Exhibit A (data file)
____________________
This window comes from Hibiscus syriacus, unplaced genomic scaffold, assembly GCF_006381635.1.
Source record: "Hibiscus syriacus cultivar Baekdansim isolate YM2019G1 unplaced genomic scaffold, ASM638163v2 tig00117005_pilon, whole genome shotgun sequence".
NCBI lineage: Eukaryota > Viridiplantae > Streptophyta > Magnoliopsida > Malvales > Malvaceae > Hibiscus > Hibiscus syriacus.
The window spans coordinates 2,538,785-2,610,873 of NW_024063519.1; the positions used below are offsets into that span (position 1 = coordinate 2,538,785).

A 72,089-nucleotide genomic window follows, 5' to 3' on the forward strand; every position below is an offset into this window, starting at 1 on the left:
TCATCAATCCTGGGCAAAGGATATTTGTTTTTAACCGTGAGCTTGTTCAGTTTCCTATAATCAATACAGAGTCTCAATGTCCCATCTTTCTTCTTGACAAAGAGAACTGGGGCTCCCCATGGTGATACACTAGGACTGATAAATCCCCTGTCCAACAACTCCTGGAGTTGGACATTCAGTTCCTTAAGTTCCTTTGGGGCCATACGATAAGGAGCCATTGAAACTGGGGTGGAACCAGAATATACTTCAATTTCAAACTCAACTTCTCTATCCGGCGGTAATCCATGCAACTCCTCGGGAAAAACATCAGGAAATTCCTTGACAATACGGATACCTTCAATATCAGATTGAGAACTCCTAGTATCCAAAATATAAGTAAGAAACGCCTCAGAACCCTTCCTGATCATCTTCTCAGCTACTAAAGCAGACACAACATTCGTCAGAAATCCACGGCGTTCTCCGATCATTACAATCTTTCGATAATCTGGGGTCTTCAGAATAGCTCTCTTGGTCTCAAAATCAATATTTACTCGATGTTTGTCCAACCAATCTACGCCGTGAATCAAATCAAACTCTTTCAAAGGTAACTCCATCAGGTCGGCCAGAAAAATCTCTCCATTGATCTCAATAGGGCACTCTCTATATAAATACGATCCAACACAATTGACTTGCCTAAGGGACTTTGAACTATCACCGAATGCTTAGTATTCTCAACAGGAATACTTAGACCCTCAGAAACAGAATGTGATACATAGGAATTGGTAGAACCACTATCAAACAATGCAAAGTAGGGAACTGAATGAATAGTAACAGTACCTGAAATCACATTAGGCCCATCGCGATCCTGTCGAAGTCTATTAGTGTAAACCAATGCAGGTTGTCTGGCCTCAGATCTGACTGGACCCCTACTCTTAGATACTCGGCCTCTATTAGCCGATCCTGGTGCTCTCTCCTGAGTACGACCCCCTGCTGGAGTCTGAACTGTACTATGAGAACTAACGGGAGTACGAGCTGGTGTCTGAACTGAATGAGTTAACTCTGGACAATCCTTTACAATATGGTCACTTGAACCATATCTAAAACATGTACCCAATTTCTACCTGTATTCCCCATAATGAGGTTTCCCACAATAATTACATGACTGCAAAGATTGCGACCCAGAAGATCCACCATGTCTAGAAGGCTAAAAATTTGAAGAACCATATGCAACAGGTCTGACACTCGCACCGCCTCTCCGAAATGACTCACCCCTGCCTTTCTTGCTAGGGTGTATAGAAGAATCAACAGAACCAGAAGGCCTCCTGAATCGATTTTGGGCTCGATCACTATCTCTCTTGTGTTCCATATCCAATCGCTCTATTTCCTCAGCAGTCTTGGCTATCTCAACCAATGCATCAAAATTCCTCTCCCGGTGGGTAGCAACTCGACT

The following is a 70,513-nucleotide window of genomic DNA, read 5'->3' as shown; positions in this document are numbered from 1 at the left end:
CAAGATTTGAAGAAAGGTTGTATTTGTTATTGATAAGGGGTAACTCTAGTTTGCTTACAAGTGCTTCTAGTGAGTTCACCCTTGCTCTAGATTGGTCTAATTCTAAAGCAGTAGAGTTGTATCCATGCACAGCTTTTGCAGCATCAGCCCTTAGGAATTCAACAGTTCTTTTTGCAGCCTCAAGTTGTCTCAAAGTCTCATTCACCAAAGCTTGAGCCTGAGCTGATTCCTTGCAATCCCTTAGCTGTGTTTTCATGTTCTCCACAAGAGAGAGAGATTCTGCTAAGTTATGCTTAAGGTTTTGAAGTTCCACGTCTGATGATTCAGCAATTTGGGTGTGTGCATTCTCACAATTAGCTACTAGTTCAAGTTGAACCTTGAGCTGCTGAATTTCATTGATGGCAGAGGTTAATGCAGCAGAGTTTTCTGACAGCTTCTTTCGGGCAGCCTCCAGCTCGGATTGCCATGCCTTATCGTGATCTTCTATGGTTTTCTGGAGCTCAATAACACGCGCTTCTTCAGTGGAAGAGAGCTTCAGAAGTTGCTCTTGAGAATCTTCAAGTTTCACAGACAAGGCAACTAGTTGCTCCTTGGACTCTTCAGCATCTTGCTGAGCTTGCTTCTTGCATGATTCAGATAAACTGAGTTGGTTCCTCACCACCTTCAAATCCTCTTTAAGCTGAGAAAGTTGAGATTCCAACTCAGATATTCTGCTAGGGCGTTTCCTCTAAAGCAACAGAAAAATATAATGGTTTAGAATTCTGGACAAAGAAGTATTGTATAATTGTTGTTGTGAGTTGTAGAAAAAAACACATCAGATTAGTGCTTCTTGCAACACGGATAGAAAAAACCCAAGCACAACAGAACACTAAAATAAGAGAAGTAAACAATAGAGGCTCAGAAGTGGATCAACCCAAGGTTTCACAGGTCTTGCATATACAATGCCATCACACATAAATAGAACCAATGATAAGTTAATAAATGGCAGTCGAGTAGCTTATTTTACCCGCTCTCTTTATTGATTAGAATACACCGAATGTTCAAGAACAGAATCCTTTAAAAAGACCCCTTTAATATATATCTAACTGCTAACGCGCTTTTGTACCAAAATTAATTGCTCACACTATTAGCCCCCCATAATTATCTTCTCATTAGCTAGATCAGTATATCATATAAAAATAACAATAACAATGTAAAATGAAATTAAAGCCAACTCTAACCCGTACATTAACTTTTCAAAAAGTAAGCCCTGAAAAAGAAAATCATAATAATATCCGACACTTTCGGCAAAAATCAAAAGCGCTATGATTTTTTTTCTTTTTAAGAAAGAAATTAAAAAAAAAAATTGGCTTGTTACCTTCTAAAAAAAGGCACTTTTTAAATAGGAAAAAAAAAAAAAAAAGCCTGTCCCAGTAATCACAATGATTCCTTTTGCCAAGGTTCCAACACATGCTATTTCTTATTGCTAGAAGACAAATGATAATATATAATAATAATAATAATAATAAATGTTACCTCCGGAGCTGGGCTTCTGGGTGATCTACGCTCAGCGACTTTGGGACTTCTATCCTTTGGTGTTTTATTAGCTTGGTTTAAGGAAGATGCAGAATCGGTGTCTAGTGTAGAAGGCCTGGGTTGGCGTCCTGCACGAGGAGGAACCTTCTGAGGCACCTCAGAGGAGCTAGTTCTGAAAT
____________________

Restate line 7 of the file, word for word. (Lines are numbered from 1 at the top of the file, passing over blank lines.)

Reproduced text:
The following is a 70,513-nucleotide window of genomic DNA, read 5'->3' as shown; positions in this document are numbered from 1 at the left end: